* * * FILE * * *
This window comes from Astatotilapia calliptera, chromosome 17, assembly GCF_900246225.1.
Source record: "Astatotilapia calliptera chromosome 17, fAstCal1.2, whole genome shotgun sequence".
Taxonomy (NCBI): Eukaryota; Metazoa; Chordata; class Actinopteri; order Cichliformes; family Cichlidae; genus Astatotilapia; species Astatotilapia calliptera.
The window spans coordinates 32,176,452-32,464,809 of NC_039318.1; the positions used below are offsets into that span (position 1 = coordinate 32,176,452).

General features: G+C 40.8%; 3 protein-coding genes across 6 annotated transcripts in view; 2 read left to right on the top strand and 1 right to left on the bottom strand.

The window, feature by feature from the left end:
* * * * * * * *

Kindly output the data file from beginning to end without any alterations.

This window comes from Astatotilapia calliptera, chromosome 17, assembly GCF_900246225.1.
Source record: "Astatotilapia calliptera chromosome 17, fAstCal1.2, whole genome shotgun sequence".
Taxonomy (NCBI): Eukaryota; Metazoa; Chordata; class Actinopteri; order Cichliformes; family Cichlidae; genus Astatotilapia; species Astatotilapia calliptera.
The window spans coordinates 32,176,452-32,464,809 of NC_039318.1; the positions used below are offsets into that span (position 1 = coordinate 32,176,452).

General features: G+C 40.8%; 3 protein-coding genes across 6 annotated transcripts in view; 2 read left to right on the top strand and 1 right to left on the bottom strand.

The window, feature by feature from the left end: